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Free Content Identification of a plastid acyl-acyl carrier protein synthetase in Arabidopsis and its role in the activation and elongation of exogenous fatty acids

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Summary

Plant cells are known to elongate exogenously provided fatty acid (FA), but the subcellular sites and mechanisms for this process are not currently understood. When Arabidopsis leaves were incubated with 14C-FAs with ≤16 carbons, the label appeared in elongated and desaturated products. Laurate elongation was 85% inhibited by 50 mcerulenin, an inhibitor of ketoacyl-acyl carrier protein (ACP) synthetase I/II. In contrast, haloxyfop, an inhibitor of cytosolic acetyl-coenzyme A (CoA) carboxylase, inhibited only elongation into very long chain FAs (≥20 carbons) but not synthesis of 14C-unsaturated 18-carbon or 16-carbon FAs. Isolated pea chloroplasts were also able to elongate 14C-FAs (≤16 carbons) in the light. No detectable 14C-acyl-CoA intermediates were formed during 14C-laurate elongation, whereas 14C-acyl-ACP accumulated to 2.3 m. These data indicate that the elongation of exogenous medium-chain FAs to 16- and 18-carbon FAs occurs primarily in the chloroplasts, most likely via the enzymes of de novo FA synthesis. An Arabidopsis mutant with a T-DNA insertion in At4g14070 (AAE15) was reduced 80% in 14C-laurate elongation into 16- and 18-carbon FAs. AAE15 has sequence similarity to long-chain acyl-CoA synthetases and a predicted N-terminal plastidial targeting sequence. Direct acyl-ACP-forming activity from FA and ACP was observed in extracts of Arabidopsis leaves and isolated chloroplasts but aae15 plants had markedly reduced in vitro acyl-ACP synthesis activity. Together these results demonstrate that plants possess a mechanism for direct activation of FA to ACP in the plastid via an acyl-ACP synthetase encoded by At4g14070.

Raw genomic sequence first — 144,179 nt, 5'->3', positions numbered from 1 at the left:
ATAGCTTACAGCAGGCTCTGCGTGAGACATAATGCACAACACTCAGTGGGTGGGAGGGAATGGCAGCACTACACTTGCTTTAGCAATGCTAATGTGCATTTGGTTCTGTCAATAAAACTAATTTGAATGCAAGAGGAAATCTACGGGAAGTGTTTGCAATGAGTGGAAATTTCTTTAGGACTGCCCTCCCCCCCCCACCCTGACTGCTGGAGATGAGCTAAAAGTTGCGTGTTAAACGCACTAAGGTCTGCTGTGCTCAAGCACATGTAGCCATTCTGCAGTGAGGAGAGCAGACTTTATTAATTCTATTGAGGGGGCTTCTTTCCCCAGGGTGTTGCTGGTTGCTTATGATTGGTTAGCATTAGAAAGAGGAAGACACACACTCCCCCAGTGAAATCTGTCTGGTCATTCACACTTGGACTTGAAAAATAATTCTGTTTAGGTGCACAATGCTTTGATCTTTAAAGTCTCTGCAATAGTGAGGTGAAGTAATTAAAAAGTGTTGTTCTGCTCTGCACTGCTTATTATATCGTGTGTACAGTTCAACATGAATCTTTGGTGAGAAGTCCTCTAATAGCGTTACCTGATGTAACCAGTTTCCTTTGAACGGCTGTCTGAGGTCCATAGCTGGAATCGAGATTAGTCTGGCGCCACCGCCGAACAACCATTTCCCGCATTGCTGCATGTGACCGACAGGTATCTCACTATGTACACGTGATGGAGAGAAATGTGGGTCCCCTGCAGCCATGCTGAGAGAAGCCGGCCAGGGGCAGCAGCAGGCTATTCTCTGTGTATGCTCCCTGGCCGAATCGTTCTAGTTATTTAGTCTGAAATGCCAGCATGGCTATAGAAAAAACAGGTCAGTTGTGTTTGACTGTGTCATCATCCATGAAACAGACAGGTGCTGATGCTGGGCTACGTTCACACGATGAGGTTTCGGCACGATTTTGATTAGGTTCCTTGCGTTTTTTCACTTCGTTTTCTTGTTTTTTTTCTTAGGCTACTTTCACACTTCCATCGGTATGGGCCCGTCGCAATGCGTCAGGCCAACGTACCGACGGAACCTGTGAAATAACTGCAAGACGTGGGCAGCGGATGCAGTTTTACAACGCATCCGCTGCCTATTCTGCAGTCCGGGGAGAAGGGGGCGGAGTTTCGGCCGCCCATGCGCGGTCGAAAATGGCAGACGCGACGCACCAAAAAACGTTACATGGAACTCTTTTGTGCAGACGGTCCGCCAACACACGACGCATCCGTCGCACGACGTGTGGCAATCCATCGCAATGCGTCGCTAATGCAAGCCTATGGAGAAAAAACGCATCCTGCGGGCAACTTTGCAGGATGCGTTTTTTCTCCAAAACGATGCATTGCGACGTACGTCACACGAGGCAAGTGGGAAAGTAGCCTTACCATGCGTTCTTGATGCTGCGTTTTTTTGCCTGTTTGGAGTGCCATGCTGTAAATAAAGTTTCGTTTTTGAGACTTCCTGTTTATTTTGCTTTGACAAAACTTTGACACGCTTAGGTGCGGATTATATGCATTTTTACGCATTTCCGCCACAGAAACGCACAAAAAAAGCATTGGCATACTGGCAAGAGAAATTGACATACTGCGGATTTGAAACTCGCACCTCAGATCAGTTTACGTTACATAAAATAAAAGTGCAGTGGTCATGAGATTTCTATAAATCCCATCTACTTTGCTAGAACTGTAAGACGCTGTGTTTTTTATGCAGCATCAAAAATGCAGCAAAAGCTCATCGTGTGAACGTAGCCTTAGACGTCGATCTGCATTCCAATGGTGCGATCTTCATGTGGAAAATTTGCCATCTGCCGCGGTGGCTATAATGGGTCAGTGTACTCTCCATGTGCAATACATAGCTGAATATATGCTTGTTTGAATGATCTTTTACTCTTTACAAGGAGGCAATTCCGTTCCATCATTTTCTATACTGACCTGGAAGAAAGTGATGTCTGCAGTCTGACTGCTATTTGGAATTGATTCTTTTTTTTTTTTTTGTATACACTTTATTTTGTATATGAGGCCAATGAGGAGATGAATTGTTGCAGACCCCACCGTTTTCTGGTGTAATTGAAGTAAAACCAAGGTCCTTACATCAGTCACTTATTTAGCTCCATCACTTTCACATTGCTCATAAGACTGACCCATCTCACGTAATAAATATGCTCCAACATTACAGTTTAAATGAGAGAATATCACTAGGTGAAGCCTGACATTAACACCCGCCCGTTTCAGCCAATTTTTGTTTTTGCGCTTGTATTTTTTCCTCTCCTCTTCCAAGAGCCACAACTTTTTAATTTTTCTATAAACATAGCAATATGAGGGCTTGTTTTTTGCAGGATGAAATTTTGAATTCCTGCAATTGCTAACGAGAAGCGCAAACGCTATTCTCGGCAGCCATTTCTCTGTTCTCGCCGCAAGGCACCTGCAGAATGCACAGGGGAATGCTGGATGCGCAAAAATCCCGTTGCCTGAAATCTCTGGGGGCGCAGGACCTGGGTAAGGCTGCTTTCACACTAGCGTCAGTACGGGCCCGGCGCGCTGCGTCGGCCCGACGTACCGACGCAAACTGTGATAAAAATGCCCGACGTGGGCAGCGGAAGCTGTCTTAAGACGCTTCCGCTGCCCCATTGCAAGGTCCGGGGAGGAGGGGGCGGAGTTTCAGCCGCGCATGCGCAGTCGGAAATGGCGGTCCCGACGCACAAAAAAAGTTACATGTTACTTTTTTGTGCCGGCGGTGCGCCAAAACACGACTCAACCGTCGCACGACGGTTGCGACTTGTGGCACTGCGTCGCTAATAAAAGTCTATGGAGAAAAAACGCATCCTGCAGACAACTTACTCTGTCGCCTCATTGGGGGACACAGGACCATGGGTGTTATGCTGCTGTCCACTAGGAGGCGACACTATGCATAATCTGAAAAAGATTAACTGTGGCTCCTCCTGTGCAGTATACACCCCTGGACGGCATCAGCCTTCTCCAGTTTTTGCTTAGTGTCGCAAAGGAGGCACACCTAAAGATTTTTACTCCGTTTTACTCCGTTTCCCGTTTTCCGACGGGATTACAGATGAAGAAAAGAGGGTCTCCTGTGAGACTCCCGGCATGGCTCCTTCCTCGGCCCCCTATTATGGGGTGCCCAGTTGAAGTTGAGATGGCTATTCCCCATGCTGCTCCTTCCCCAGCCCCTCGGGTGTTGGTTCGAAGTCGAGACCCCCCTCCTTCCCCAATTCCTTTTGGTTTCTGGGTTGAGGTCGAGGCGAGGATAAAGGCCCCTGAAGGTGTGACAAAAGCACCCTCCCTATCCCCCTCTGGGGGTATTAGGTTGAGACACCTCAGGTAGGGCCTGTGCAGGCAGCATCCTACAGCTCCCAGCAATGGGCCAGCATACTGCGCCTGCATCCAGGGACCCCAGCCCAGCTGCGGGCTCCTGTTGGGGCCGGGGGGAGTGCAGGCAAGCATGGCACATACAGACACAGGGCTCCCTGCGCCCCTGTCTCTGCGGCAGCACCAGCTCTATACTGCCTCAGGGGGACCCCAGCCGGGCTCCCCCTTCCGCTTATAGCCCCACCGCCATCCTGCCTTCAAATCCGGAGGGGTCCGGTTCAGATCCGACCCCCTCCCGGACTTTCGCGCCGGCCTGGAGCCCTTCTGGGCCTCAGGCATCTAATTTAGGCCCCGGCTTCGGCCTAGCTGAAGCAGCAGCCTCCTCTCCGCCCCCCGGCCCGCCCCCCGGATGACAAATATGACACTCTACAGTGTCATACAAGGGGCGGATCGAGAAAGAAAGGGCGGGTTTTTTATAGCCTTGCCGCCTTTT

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Keywords: AAE; ACP; AMP-binding; LACS; elongation; lauric acid

Document Type: Research Article

Affiliations: 1: Department of Plant Biology, Michigan State University, East Lansing, MI 48824, USA, 2: Department of Plant Biochemistry, Georg-August University, Goettingen, Justus-von-Liebig Weg 11, D37077 Goettingen, Germany, and 3: Institute of Biological Chemistry, Washington State University, Pullman, WA 99164, USA

Publication date: November 1, 2005

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